Why Sleeping Under Your Desk is Hurting Your Startup

Working on the Floor

If you believe your startup’s success depends on keeping people at work for long hours seven days a week, you may have it all wrong. That approach could be working against you.

“It absolutely hurts a startup to have a 24/7 grindstone pace. People are more likely to make mistakes and catastrophic bugs at 4 a.m., than 4 p.m.,” says Venky Ganesan, managing director of Menlo Ventures in Menlo Park, Calif. “You would rather people work consistently hard and smart than do extremes.”

While there may be an occasional need to perform heroics to get a job done, doing so consistently is a sign of poor planning and poor management, Ganesan believes. “Good teams and companies know how to prioritize and plan and will not have this culture,” he says, noting his firm would have concerns about a company that operated at a frenetic pace.

And it can be done. Treehouse Island, a technology learning startup in Orlando, Fla., operates with a four-day work week. Chicago-based tools developer Basecamp – formerly 37Signals — operates four days a week from May through October. So, it can be done.

Sleeping Bags and Sleep Deprivation

While many stories have been written about the grueling life at a startup, only about 25 to 30 percent of new companies actually have such a culture, Ganesan estimates. “I think it’s highly correlated to the age of the founders. The younger the founders, the more likely you have the sleep-at-the-desk and work-all-the-time culture,” he says. “It’s probably also correlated to gender – young males are more likely to be part of this culture.”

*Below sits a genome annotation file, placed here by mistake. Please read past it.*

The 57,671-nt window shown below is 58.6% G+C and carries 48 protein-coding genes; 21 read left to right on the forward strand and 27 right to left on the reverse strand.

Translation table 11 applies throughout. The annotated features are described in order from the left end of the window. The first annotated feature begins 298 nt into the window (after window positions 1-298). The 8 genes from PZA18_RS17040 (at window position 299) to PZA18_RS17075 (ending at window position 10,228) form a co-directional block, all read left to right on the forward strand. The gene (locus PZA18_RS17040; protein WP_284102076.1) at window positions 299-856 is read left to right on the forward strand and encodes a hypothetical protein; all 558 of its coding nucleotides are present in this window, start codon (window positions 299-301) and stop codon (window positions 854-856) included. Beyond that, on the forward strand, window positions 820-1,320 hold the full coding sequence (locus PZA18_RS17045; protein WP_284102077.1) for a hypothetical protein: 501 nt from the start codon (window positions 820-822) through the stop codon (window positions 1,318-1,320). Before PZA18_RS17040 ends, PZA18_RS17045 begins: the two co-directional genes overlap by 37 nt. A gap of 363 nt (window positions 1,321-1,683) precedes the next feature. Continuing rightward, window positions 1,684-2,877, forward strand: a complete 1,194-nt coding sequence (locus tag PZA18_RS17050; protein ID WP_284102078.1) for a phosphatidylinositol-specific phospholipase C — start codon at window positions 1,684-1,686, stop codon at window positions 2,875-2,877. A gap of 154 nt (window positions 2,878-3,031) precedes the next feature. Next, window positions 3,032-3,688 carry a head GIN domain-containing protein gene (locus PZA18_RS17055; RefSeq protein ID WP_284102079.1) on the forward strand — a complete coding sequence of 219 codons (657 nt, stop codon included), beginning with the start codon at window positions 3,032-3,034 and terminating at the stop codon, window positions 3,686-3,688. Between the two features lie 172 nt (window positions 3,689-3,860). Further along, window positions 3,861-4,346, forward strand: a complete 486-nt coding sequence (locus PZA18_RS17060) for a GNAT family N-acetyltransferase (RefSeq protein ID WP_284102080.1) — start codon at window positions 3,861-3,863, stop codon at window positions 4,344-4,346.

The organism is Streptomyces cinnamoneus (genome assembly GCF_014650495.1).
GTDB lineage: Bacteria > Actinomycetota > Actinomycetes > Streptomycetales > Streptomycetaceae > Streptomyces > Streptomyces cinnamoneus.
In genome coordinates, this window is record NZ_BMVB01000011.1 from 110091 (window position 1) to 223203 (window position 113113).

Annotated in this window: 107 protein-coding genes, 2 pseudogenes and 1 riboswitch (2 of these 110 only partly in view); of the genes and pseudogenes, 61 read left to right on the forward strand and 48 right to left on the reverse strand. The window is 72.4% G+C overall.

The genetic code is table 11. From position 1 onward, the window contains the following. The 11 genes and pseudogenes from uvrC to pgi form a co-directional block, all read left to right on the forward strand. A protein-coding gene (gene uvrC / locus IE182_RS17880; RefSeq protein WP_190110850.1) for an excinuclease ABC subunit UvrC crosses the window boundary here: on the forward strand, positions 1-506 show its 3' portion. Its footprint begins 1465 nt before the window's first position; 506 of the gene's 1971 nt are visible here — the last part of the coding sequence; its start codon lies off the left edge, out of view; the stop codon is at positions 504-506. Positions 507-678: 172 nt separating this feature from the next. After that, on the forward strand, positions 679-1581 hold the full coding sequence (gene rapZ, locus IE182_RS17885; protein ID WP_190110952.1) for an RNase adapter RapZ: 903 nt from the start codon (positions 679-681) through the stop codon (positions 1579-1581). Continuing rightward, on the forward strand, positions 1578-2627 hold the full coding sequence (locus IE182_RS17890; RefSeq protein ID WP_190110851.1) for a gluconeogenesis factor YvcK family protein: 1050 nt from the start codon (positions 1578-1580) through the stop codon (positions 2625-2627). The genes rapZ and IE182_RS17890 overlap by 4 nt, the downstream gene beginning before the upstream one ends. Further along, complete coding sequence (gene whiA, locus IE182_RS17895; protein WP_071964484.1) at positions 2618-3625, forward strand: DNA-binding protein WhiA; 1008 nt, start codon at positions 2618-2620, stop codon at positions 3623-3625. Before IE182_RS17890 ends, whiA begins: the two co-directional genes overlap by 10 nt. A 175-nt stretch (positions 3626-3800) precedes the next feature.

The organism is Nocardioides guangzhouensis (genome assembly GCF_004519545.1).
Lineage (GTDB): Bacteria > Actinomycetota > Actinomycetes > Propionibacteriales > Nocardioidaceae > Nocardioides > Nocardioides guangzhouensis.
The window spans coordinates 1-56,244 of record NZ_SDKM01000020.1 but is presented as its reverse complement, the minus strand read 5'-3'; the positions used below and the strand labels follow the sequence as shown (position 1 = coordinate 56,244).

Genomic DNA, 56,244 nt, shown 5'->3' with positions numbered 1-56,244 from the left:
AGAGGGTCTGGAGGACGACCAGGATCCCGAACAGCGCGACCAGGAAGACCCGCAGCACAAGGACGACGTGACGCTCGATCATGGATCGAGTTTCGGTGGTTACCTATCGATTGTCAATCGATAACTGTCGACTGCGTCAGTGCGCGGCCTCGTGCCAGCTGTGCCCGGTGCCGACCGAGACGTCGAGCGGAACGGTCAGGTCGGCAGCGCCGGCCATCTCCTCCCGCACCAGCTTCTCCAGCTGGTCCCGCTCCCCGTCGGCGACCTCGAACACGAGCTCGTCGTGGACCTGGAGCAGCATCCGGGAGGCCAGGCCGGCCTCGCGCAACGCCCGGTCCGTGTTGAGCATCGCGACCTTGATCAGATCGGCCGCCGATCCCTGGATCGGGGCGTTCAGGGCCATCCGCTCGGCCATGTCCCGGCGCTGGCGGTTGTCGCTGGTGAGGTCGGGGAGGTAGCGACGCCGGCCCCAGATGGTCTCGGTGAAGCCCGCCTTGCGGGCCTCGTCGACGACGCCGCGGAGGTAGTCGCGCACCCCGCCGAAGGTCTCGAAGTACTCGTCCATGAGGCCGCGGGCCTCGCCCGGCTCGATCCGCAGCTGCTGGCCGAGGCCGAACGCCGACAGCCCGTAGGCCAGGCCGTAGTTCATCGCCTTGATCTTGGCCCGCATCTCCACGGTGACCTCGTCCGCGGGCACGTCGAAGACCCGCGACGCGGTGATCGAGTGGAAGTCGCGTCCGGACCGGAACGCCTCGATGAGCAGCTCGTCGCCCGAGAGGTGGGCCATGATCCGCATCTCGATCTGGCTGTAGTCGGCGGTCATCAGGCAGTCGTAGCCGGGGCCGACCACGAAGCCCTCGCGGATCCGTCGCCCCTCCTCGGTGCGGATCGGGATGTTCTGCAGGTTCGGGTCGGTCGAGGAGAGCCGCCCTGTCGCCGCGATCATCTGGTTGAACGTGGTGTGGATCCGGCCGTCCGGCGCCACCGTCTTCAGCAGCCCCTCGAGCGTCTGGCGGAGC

He also believes that founders on their second venture, or those launching an enterprise startup, tend to move away from the crazy lifestyle. “They realize it’s not sustainable and, more importantly, not productive,” he explains.

Hitting the Wall – Hard

If VCs aren’t pushing entrepreneurs to work their staff to exhaustion, the perceived need often comes from within. It’s based on the notion of survival.

In a blog post, Pascal Finette says his nights on the floor of his first startup had nothing to do with being hip or cool, nor was it about “happy, endorphin-fueled hacking.” Rather, he was driven by fear of being on the “brink of bankruptcy … [and] forced to fire the people who I hired with the promise of untold riches at the end of the rainbow and because we needed to get this deal done.”

Others who’ve lived through the craziness point to similar drivers, where they were paid in equity and understood that the sooner they could launch their product, the sooner they could get paid in real money.

Trent Lapinski, founder of CyberChimps, a San Francisco-based WordPress themes designer, launched his company in a two-bedroom apartment in Long Beach, Calif. After eight months of working 80-hour weeks, he bought out his partner because he was burning out and not completing projects. Lapinski himself struggled to work 60- to 80-hour weeks for another four months or so before the business began to take off. “Now, I try to keep my computer time down to 35 hours a week, but sometimes it goes up to 45 hours,” Lapinski says. “I live a healthier life now, so I can avoid burnout.”